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Today's Stichomancy for Richard Branson

The first excerpt represents the past or something you must release, and is drawn from Lady Chatterley's Lover by D. H. Lawrence:

there.'

But Clifford shook his head.

'Not this year, dear! Not this year! Next year probably I'll try.'

She went away gloomily. Next year! What would next year bring? She herself did not really want to go to Venice: not now, now there was the other man. But she was going as a sort of discipline: and also because, if she had a child, Clifford could think she had a lover in Venice.

It was already May, and in June they were supposed to start. Always these arrangements! Always one's life arranged for one! Wheels that worked one and drove one, and over which one had no real control!

It was May, but cold and wet again. A cold wet May, good for corn and


Lady Chatterley's Lover
The second excerpt represents the present or the deciding factor of the moment, and is drawn from The Crisis in Russia by Arthur Ransome:

works out the main idea and aim for each picture, which covers the whole side of a wagon. This idea is then submitted to a "collective" of artists, who are jointly responsible for its realization in paint. The artists compete with each other for a prize which is awarded for the best design, the judges being the artists themselves. It is the art of the poster, art with a purpose of the most definite kind. The result is sometimes amusing, interesting, startling, but, whatever else it does, hammers home a plain idea.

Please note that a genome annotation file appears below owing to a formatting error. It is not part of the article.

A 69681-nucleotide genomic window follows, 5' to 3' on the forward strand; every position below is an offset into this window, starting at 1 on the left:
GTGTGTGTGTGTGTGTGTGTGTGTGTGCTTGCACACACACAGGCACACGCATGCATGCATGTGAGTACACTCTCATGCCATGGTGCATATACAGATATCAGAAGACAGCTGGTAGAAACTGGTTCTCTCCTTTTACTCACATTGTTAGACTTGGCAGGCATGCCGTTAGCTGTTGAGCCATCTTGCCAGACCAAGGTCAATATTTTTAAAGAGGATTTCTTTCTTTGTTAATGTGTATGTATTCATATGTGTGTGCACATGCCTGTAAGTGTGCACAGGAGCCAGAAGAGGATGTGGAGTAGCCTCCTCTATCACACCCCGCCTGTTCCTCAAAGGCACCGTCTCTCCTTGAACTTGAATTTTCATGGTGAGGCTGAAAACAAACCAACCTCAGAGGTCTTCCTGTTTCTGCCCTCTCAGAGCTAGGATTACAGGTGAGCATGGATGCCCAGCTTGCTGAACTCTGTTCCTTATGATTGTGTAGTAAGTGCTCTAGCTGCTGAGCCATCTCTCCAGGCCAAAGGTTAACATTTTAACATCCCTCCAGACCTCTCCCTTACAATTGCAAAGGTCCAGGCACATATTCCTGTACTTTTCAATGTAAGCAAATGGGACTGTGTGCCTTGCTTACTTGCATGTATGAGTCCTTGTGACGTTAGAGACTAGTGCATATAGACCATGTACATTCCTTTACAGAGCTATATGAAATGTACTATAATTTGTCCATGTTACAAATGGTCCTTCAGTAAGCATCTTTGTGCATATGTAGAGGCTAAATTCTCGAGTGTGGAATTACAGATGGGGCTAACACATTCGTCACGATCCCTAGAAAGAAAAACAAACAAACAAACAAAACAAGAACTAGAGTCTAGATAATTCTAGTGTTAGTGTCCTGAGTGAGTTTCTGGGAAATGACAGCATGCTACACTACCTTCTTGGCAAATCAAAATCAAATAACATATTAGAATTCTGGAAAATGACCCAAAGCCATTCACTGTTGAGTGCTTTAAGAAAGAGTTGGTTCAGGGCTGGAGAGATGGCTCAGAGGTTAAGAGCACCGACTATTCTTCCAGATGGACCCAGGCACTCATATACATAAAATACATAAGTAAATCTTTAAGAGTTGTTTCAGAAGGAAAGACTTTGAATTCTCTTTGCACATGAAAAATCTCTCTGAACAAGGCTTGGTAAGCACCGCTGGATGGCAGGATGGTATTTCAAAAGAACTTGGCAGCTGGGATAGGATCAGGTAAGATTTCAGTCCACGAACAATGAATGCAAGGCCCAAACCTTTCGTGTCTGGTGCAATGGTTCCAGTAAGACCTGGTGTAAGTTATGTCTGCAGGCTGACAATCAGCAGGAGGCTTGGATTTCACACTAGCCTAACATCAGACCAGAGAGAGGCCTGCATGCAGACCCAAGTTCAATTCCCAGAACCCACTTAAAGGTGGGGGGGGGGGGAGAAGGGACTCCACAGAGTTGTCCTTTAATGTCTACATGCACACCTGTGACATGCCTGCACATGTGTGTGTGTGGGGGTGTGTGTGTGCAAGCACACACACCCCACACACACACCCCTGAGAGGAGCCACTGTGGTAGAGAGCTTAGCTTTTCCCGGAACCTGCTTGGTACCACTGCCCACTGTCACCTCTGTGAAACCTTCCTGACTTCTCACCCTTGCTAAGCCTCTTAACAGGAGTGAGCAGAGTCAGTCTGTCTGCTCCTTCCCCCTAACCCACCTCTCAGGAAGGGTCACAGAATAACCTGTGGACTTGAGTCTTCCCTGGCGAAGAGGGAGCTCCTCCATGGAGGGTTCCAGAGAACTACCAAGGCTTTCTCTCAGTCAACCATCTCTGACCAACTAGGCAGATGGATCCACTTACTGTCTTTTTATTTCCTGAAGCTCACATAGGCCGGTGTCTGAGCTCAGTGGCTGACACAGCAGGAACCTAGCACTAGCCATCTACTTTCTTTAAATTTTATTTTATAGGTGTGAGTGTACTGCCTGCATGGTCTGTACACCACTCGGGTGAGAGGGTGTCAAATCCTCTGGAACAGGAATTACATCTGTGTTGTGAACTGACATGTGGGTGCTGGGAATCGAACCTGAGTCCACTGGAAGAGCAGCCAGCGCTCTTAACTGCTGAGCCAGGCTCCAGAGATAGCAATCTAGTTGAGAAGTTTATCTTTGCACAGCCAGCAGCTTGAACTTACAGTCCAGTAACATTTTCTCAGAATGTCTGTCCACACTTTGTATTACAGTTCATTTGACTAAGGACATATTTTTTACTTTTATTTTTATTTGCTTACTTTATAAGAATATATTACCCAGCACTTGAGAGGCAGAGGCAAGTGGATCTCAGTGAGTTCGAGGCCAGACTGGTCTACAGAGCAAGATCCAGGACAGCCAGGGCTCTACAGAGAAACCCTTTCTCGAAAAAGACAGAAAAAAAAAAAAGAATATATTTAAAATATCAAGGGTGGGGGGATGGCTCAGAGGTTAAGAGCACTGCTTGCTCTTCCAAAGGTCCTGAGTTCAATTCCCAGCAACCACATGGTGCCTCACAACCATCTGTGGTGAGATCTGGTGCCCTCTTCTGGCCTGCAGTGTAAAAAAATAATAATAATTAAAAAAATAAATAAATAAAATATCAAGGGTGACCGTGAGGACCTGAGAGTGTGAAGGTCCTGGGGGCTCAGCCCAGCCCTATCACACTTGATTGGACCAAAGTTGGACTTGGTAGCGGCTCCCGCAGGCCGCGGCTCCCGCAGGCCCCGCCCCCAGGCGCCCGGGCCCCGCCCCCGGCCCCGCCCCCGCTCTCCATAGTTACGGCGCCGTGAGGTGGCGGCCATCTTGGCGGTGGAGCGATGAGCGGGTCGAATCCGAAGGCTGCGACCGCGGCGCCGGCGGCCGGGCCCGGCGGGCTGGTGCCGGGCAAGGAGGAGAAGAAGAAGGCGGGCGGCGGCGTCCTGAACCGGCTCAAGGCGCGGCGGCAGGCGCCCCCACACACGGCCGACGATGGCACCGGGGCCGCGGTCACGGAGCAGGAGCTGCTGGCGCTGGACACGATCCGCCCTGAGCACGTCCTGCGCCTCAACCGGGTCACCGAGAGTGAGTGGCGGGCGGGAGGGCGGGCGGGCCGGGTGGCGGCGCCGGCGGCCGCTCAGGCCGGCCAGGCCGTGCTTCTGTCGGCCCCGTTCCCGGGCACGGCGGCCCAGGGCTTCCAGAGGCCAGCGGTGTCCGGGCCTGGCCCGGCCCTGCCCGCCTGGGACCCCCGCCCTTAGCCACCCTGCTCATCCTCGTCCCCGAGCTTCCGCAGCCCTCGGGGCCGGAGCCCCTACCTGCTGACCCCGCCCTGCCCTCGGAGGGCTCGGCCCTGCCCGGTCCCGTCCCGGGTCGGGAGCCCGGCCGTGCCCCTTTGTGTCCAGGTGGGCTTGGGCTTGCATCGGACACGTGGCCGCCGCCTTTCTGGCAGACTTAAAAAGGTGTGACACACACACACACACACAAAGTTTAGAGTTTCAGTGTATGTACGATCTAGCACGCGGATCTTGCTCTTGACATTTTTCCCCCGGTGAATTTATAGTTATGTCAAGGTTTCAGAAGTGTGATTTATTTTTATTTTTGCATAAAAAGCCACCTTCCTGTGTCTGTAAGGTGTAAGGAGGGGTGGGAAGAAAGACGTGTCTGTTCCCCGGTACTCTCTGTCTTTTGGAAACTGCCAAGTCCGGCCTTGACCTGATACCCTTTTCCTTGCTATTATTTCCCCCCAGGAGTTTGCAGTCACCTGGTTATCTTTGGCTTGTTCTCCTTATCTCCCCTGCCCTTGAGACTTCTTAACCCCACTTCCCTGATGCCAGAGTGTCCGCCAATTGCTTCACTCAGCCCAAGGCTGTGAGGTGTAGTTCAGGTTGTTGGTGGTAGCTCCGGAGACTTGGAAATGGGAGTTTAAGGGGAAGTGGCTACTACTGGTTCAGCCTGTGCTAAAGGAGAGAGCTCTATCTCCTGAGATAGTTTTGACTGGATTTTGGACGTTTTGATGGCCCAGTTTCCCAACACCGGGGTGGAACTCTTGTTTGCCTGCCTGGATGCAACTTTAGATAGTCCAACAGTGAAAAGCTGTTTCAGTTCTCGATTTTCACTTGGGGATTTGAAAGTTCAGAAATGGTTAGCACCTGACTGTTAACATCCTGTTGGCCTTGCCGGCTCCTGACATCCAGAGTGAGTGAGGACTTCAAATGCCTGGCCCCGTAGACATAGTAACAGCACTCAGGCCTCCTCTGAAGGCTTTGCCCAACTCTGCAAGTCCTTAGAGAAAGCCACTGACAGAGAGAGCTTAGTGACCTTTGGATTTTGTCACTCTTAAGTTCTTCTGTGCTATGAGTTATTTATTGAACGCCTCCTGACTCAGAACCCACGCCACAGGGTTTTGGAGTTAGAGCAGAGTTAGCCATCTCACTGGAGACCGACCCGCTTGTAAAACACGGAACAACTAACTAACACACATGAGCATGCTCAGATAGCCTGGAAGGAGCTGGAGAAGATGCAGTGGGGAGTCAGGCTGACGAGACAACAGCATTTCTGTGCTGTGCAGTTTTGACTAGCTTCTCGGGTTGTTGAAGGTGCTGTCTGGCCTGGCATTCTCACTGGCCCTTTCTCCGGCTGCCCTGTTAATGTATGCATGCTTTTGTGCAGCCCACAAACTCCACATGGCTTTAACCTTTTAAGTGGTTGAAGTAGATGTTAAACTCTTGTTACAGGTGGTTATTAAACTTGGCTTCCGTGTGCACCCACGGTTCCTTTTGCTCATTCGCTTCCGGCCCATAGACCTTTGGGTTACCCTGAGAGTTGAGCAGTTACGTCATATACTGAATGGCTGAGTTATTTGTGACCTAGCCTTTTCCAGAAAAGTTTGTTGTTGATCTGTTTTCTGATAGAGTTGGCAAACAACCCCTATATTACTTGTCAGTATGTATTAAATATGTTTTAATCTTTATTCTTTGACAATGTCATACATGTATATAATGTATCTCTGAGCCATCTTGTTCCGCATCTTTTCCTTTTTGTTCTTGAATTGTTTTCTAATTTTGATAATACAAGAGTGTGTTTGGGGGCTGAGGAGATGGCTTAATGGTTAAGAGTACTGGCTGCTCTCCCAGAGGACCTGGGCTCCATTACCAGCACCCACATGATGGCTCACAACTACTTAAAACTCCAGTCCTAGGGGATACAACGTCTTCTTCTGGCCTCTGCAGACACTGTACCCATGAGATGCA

Thus the picture on the side of one wagon is divided into two sections. On the left is a representation of the peasants

The third excerpt represents the future or something you must embrace, and is drawn from A Prince of Bohemia by Honore de Balzac:

white where the light falls on it), the brown hair worn rather long, the black 'royale,' the grave and melancholy expression, for La Palferine's character and exterior were amazingly at variance.

"At the sound of the name, and the sight of its owner, something like a quiver thrilled through Claudine. La Palferine saw the vibration, and shot a glance at her out of the dark depths of almond-shaped eyes with purpled lids, and those faint lines about them which tell of pleasures as costly as painful fatigue. With those eyes upon her, she said--'Your address?'

" 'What want of address!'

" 'Oh, pshaw!' she said, smiling. 'A bird on the bough?'